The poems in Zilka Joseph’s second book, Sharp Blue Search of Flame, sear with poignant images and brilliant diction. Whether she’s reinventing myths from Jewish and Hindu Indian culture or commenting on the contemporary American scene, this poet speaks with the authority of lived wisdom. The range of experiences she captures spans from physical pain to erotic joy. Though troubling, even terrifying at times, this world we inhabit still holds great beauty, Joseph insists.
On a technical level, Joseph executes stringent poetic forms as deftly as she does free verse. One of the books most stunning poems, “Mudras: Language of Hands,” begins with a twenty-line palindrome, a poem that reads the same backwards and forwards, before moving into subsequent sections of free verse. The staggered couplets and monostiches, single-line stanzas, flicker across the page in homage to the traditional Indian dance from which the poem draws its name. “Mudras” ends with the lines, “my three eyes / of lightning // strike the earth // the drummer drums // in my skin / the dance begins // again," offering the reader a glimpse of the joy the poet salvages in a deeply-flawed world. The book also features a concrete poem and a contrapuntal, a poem featuring two voices than can be read together or separately. Few contemporary American poets utilize these forms with such clear-eyed purpose.
Although Joseph writes about locales as disparate as Michigan and Dharamsala, the tacit threat of violence, specifically violence toward women, is ever-present, regardless of setting. Joseph’s critique of patriarchal control manifests most pointedly in the ways she reconfigures common eastern and western myths. When she writes of the Genesis creation myth, “She [Eve] knew she would always be the sun / even when the gates closed behind her // and though History would try new tricks, / twist orange to apple, // the men with missing bones, / the snakes, would stay the same," the reader feels the poem burst into sharp blue flame, scorching the story that has so maimed the Judeo-Christian conception of gender.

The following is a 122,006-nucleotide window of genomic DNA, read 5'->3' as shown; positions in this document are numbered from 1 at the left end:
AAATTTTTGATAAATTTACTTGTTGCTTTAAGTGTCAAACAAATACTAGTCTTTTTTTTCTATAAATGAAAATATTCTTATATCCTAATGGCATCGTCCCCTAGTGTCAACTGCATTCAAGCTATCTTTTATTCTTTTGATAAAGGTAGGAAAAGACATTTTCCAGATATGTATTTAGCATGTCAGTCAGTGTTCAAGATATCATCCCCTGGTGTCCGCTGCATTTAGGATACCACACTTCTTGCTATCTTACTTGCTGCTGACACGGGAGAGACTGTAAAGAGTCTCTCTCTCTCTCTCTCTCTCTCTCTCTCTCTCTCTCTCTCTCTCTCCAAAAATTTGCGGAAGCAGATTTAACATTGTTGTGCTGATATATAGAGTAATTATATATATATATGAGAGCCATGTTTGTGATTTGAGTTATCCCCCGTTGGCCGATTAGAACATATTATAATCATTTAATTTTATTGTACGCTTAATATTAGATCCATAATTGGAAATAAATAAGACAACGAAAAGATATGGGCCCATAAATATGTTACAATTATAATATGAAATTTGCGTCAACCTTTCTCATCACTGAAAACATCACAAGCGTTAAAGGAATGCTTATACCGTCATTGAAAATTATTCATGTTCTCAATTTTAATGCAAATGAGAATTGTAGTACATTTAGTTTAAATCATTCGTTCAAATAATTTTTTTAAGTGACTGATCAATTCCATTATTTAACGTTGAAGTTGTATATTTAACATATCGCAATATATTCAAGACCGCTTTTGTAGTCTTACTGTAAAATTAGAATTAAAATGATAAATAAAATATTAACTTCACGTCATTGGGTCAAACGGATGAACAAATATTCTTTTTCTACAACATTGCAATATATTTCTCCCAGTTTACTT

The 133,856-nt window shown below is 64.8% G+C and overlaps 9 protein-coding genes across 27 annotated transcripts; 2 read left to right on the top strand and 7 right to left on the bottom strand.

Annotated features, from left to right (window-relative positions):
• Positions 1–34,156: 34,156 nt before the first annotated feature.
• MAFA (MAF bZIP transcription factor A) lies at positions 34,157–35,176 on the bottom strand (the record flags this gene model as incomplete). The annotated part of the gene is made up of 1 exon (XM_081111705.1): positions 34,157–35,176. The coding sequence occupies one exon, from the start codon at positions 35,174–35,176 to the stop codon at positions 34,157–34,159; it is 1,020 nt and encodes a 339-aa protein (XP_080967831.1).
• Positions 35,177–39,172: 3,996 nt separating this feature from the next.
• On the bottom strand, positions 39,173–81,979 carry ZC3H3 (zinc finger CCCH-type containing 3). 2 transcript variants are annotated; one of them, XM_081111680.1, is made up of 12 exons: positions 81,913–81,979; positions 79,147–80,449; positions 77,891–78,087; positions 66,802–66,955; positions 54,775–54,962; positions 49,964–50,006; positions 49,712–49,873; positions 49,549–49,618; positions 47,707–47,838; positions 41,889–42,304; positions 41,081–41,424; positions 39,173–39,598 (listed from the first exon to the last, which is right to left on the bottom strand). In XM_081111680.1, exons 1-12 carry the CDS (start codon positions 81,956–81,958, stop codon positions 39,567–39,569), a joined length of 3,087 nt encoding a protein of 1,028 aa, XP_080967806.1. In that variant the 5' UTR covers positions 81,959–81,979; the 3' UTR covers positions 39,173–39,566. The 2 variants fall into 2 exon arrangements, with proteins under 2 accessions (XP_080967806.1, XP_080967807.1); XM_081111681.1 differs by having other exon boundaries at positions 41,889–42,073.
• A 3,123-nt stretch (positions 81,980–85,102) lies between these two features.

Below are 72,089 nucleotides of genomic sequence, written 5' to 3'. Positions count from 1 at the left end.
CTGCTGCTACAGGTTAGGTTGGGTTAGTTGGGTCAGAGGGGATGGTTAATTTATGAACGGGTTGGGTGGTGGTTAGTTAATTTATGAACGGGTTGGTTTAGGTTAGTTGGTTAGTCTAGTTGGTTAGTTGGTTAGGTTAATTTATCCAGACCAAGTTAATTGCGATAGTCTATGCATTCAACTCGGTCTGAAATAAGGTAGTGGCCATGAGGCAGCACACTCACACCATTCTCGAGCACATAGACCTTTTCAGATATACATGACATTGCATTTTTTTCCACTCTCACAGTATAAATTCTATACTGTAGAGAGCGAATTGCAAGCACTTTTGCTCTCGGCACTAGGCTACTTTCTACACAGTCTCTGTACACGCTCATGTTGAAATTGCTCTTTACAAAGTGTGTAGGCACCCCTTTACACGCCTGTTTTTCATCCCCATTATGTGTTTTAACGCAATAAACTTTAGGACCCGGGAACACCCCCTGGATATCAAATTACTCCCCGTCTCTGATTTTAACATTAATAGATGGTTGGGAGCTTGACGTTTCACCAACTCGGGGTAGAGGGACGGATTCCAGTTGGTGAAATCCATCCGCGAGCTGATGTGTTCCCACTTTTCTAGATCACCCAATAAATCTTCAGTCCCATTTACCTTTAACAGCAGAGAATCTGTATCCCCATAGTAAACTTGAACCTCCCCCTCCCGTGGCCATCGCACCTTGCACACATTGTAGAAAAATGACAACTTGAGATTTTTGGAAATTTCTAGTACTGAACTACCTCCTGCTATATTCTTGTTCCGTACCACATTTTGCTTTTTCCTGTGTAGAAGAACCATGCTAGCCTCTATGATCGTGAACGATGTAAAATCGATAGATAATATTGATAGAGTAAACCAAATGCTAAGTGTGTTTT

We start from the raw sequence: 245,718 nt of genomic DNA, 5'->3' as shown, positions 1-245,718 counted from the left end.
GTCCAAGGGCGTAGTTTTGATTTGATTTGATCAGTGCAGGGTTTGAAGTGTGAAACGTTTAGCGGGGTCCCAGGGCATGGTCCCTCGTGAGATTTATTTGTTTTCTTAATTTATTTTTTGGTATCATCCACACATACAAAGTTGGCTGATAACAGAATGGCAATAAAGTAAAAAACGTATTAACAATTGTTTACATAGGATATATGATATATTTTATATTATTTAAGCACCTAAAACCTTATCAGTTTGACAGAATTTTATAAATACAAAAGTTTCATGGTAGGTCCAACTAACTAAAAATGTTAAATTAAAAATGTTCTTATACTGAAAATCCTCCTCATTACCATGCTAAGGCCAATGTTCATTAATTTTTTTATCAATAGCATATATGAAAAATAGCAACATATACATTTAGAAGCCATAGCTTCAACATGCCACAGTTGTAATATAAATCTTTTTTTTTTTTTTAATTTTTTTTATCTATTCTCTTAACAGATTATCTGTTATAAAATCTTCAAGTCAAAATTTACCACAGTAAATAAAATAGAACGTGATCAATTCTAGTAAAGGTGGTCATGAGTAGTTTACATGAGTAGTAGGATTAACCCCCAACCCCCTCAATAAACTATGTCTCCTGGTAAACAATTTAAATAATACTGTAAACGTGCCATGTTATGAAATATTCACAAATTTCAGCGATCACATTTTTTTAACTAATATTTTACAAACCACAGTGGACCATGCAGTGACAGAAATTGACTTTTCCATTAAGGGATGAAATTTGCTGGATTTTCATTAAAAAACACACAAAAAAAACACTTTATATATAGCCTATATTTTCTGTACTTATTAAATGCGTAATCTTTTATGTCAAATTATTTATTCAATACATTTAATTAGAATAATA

Joseph also achieves moments of tenderness, especially in the tour de force, “Rabiya: In Mourning.” Not since Larry Levis, the late 20th century poet whose book elegy revolutionized the poem of mourning, has America seen a poet tackle the elegy with such empathy, and grace. “Walk slowly Rabiya, / to the glass doors / of the battered hearse, // whose driver is an old Sikh man dressed in white whose eyes are quiet. // Walk slowly up to her / whom you love, / sing your duas. / Say khuda hafiz. / She will hear you. / She will thank you, / touch the top of your head, and say / don’t cry. / But you will weep a river. And so will I." For Zilka Joseph knows how quickly the peril and the beauty of this world can break us.
John Freeman publishes poetry under the name "Cal Freeman." He is the author of the book Brother of Leaving and the chapbook Heard Among the Windbreak.
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